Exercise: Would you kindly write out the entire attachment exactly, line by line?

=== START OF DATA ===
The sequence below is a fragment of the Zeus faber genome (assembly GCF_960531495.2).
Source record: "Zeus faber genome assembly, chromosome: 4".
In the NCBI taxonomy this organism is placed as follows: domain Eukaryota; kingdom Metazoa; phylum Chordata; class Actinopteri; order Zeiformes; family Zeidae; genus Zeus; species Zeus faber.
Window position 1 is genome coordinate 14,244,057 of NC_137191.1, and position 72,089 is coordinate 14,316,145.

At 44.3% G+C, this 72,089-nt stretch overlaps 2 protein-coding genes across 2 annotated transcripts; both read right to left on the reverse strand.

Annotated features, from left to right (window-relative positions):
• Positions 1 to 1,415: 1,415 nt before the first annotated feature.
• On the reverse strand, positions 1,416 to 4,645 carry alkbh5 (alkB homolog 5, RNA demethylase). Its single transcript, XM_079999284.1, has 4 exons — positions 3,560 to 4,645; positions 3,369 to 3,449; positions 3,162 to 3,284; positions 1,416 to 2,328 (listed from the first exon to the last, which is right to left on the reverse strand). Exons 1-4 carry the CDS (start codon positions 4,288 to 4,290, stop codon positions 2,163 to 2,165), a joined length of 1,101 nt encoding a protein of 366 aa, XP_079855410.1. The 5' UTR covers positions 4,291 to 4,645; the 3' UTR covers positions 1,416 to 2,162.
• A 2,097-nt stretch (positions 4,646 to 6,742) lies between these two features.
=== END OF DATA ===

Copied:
The sequence below is a fragment of the Zeus faber genome (assembly GCF_960531495.2).
Source record: "Zeus faber genome assembly, chromosome: 4".
In the NCBI taxonomy this organism is placed as follows: domain Eukaryota; kingdom Metazoa; phylum Chordata; class Actinopteri; order Zeiformes; family Zeidae; genus Zeus; species Zeus faber.
Window position 1 is genome coordinate 14,244,057 of NC_137191.1, and position 72,089 is coordinate 14,316,145.

At 44.3% G+C, this 72,089-nt stretch overlaps 2 protein-coding genes across 2 annotated transcripts; both read right to left on the reverse strand.

Annotated features, from left to right (window-relative positions):
• Positions 1 to 1,415: 1,415 nt before the first annotated feature.
• On the reverse strand, positions 1,416 to 4,645 carry alkbh5 (alkB homolog 5, RNA demethylase). Its single transcript, XM_079999284.1, has 4 exons — positions 3,560 to 4,645; positions 3,369 to 3,449; positions 3,162 to 3,284; positions 1,416 to 2,328 (listed from the first exon to the last, which is right to left on the reverse strand). Exons 1-4 carry the CDS (start codon positions 4,288 to 4,290, stop codon positions 2,163 to 2,165), a joined length of 1,101 nt encoding a protein of 366 aa, XP_079855410.1. The 5' UTR covers positions 4,291 to 4,645; the 3' UTR covers positions 1,416 to 2,162.
• A 2,097-nt stretch (positions 4,646 to 6,742) lies between these two features.